The human eye is a remarkable piece of engineering, and as Cristian Colombo, Owner of Color Project European says: “Even in 2017, with all our advancements in technology, there are currently no instruments that can see exactly what the human eye can. Our eyes are unrivalled; no software can match them.”
This is why the company invests such great time and energy in finding the right people. Mr. Colombo explains: “There are two very important things to know about the employees working with us. Firstly, they need to be able to see and correct colour extremely precisely, which requires a very long and intensive period of training. Secondly, the colour specialists who work with us have been with us since the beginning, have been trained by us or have joined us after completing their training at chemical schools or colleges. We combine the skills and capability of our colourists to see colours with equipment that recognizes and archives the different formulas.”
Everything Color Project European does is based around the specific needs of its clients. Its production facilities are the largest in the world, and it can tint a very high number of colours in a very short space of time – a fact that its clients appreciate and have come to expect.
In fact, producing the highest quality in a fast delivery time is what the company prides itself on. As Mr. Colombo puts it: “Everything is customized and bound to our clients’ requirements, an ad-hoc product precisely for them. We produce sprayed and coated colour samples for the automotive, building and industrial sectors, and all our clients appreciate the high quality of our tinting and the efficiency of our work.”
Mr. Colombo continues: “To move in line with our customers, we have to be very forward thinking. We’re constantly monitoring our tinting work and production; we invest a lot of time and money in improving our production lines and adapting them to the paint lines.”
The company was established in the early 1990s by a union of people who worked with colours and who had experience in management and in manufacturing. Mr. Colombo’s father, Giuseppe Colombo, and Lucia Aimo founded the company after receiving an order to a strip coated colour, and that is how it all started. The original idea was to produce paint for decoration and automotive sectors.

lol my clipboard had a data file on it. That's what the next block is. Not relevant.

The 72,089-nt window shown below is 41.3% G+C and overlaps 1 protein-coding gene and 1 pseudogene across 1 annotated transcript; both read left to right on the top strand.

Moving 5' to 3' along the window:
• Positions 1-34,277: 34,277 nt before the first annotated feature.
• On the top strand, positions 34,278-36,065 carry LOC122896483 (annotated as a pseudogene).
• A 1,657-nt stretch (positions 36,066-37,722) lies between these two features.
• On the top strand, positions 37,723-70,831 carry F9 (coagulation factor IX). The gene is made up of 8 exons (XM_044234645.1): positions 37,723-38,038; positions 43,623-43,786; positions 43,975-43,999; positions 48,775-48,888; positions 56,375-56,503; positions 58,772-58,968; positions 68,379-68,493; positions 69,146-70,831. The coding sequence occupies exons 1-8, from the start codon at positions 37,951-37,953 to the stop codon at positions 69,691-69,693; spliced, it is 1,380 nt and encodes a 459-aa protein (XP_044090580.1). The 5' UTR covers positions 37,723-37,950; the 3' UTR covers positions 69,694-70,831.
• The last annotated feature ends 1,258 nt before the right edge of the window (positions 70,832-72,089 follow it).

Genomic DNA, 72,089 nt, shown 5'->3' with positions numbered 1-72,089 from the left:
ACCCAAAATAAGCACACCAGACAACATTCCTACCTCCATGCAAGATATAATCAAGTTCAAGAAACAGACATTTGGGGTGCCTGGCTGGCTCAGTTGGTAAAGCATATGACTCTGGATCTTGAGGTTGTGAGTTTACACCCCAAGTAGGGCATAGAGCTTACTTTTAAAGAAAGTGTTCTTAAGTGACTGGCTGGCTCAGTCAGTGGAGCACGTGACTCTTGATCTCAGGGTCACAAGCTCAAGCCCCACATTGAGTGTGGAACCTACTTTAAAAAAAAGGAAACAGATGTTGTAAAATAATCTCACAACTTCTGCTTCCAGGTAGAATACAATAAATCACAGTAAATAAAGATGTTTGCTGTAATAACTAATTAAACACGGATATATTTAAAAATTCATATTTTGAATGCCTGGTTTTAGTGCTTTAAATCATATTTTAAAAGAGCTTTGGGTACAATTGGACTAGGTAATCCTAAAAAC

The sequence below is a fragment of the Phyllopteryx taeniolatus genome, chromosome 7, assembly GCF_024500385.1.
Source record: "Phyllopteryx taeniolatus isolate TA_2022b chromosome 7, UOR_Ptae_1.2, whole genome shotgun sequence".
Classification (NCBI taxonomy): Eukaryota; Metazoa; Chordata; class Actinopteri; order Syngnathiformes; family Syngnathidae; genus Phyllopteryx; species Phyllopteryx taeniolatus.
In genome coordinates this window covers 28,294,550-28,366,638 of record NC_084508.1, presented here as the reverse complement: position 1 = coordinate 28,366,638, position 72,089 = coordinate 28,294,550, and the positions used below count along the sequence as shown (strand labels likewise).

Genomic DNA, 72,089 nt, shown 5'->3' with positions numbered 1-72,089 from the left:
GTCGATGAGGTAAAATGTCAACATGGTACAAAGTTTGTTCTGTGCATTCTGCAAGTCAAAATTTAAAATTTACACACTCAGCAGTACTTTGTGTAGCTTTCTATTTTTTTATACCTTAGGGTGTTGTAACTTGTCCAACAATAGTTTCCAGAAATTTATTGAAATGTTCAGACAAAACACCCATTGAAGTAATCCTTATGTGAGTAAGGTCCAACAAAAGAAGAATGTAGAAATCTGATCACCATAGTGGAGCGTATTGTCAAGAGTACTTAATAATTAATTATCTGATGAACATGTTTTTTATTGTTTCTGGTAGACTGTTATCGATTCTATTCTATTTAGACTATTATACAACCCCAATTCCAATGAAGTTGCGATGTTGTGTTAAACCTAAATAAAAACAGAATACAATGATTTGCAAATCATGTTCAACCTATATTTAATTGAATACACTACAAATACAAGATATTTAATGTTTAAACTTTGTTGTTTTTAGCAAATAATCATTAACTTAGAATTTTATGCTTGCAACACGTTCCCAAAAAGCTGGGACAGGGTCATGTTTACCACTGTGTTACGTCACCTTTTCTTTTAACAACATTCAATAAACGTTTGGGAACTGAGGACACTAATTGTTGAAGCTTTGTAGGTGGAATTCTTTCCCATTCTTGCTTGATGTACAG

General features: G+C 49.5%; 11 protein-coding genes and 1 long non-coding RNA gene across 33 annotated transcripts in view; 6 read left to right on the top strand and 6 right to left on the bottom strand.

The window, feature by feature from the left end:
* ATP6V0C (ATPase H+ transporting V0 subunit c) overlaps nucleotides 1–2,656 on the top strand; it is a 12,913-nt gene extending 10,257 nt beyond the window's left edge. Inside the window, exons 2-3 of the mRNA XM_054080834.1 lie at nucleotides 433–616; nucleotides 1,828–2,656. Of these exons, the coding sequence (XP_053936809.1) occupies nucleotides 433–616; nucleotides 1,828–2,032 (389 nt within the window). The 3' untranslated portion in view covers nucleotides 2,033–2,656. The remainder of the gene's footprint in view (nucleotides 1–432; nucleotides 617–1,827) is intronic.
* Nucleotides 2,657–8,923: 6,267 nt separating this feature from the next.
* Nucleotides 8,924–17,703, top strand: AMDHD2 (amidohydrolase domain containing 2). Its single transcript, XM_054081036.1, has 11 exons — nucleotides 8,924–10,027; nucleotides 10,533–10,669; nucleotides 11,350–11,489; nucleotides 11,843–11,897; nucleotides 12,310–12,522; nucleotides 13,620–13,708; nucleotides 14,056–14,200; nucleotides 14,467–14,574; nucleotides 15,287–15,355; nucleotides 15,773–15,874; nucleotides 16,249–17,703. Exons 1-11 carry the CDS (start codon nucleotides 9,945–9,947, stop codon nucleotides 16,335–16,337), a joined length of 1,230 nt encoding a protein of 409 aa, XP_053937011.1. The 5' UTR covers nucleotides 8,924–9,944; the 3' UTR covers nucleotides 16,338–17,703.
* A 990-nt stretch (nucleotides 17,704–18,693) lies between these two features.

Today its automotive market is divided into 70% European and 30% American, while its decoration market is almost all in Europe. Today the company has a turnover of 20 million EUR, and until ten years ago, this was split 80% automotive (water or solvent-based paint) and 20% decorative.
Recently, however, the decorative industry has developed to 40% and the automotive industry is now at 60%. Color Project European has two sites in the Bergamo province of Italy. The first, Ponte San Pietro, is responsible for production and tinting, while the second at Chignolo d’Isola takes care of assembly and administration.
The printing work of the samples is outsourced to external companies. “Each chain in the production process is equally important,” says Mr. Colombo. “At the end of the chain, precision is fundamental when it comes to assembling the colours in line with the client’s specifications, yet this precision is key at the start too. It is hard to imagine, but new colours come onto the market every single day as new pigments are invented and new effects created. This changes not only the shade of a colour but its very structure, too. Our greatest challenge is to faithfully reproduce on paper the effect any colour gives when applied to a different kind of substrate. We have to replicate not only the exact shade but also the same structure and brilliance – as well as all the colour’s characteristics observed from different angles.”
This precision is exactly what the company prides itself on and is why it is number one in Europe and in the top three companies in its field worldwide. As for the future, Mr. Colombo says: “We see great potential to grow and increase Color Project European’s presence in the market over the next few years. As for 2017, new challenges and new paint lines being developed by multinational companies mean we have to keep on our toes. Only this way can we continue to provide perfect, lasting first impressions.”